THE New England region has one of the highest rates of infant deaths and smoking rates during pregnancy, one of the nation’s peak health reporting bodies has found.
The National Health Performance Authority report (2009-2012) is the first in Australia to break down into local areas, in this case Medicare Local regions, rates of infant and child mortality, smoking during pregnancy, low-birthweight babies and antenatal visits in the first trimester.
New England Medicare Local’s Graeme Kershaw acknowledged more needed to be done to address the issues and said they would be looking closely at the data to understand the reasons behind the poor figures.
In New England, the number of deaths among infants aged less than 12 months per 1000 live births was 5.3, the highest for its peer group, which included 15 other regions around the nation.
In order to compare the Medicare Local regions more fairly, the report grouped them into seven peer groups based on remoteness and socioeconomic status.
For infant mortality, there were only six regions that recorded higher rates, including Greater Metro South Brisbane (5.5), Central Queensland (6.1), Far North Queensland (7.0) and the highest, the Northern Territory with 7.6.
When it came to the number of deaths among children aged less than five years per 1000 live births, the number for New England grew to 6.1, the third highest rate in its peer group.
Eight other regions had worse rates, including New England’s peers Wide Bay in Queensland (6.2) and Country South Australia (6.5).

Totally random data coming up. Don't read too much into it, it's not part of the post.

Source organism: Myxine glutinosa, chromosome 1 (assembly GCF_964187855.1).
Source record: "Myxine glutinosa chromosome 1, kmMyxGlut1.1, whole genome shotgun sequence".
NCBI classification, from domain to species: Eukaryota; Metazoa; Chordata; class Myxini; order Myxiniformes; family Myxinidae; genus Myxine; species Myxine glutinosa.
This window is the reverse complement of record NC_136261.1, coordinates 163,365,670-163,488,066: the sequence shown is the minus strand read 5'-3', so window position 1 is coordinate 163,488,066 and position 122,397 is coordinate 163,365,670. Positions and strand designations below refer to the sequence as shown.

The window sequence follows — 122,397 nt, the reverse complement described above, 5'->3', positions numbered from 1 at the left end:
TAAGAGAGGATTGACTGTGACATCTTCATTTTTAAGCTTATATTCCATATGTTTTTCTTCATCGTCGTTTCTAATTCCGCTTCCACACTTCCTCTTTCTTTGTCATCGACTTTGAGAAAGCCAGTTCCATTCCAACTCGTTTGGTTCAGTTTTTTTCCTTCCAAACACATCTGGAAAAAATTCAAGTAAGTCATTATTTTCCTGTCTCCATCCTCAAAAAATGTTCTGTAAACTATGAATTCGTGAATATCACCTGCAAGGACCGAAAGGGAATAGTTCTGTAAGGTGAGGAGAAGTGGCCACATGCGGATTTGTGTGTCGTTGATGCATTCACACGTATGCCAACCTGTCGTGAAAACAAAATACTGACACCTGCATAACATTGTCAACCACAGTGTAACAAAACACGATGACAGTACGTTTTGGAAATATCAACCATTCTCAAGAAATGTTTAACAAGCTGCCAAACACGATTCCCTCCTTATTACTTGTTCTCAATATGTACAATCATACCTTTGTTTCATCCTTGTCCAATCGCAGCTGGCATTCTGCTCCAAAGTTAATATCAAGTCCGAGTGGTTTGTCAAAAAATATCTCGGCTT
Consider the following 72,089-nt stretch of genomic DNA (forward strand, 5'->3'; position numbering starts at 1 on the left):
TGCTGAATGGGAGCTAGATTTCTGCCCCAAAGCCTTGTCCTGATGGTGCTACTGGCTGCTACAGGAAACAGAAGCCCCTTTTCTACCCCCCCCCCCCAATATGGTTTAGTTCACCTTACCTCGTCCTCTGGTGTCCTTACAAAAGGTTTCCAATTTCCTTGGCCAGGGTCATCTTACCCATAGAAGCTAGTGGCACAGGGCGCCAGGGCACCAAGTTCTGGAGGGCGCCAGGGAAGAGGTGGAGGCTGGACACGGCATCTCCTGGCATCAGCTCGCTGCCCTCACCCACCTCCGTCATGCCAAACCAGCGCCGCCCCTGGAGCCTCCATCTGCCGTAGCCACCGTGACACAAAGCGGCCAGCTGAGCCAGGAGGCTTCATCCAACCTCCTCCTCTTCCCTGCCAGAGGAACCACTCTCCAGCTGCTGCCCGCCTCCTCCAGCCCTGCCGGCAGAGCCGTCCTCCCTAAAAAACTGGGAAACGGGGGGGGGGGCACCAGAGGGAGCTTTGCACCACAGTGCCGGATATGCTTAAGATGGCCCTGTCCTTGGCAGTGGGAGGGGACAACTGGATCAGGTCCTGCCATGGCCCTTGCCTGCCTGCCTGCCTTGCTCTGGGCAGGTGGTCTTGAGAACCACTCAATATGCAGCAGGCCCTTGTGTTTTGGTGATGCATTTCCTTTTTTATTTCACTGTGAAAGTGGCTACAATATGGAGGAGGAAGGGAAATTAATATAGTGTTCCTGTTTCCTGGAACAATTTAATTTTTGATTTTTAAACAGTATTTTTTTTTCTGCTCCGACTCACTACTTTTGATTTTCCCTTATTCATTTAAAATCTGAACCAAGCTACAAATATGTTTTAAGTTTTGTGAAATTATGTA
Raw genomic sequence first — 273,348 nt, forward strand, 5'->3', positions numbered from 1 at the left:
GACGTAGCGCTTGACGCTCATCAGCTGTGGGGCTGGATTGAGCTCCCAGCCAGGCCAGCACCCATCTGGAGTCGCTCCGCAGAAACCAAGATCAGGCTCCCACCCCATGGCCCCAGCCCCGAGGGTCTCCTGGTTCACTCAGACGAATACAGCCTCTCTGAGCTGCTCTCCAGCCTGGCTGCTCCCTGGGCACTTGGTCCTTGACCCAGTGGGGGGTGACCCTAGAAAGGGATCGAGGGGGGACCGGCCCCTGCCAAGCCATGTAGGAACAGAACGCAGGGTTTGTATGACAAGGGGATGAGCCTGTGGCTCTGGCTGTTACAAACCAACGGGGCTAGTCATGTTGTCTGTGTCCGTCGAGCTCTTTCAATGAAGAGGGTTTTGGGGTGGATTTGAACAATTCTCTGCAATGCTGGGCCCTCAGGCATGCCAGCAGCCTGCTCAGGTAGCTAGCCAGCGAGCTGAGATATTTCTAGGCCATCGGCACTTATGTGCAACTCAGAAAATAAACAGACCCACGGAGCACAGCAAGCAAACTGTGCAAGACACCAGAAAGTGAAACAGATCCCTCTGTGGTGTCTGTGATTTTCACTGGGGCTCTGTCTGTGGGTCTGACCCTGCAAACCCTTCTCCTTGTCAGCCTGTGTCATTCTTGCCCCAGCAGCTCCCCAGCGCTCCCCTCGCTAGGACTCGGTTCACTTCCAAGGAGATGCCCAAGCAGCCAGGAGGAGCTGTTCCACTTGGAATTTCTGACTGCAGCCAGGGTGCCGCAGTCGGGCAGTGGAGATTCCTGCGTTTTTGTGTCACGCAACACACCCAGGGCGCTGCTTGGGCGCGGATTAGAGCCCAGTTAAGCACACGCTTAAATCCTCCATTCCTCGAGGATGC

Far North Queensland (8.2) and the Northern Territory (9.2) again recorded the highest rates.
They compare with the lowest rate of 2.6 in Bayside, Victoria, and Goulburn Valley, which had the lowest number in New England’s peer group with 3.5.
Almost 23 per cent of women in New England smoked during their pregnancy, compared with a peer group high of 26.5 per cent in Wide Bay and 33 per cent, the highest in Australia, in Far West NSW.
The lowest rate was 1.8 per cent in Sydney North Shore and Beaches Medicare Local.
The rates skyrocketed for Aboriginal and Torres Strait Islander women, rising to just over 55 per cent in New England and the highest, 66.4 per cent in Goulburn Valley.
Mr Kershaw said smoking rates during pregnancy were higher in regional areas because there was a higher proportion of people in lower socioeconomic circumstances, but just why health messages were not getting through to these groups was unclear.
High smoking rates during pregnancy were also likely to have impacted on the low birthweight rates (New England again had one of the highest in the nation with 5.6 per cent of live births) and child mortality figures.
A direct correlation had been drawn between smoking and low birthweights, Mr Kershaw said, while it was also considered a factor in Sudden Infant Death Syndrome in older children.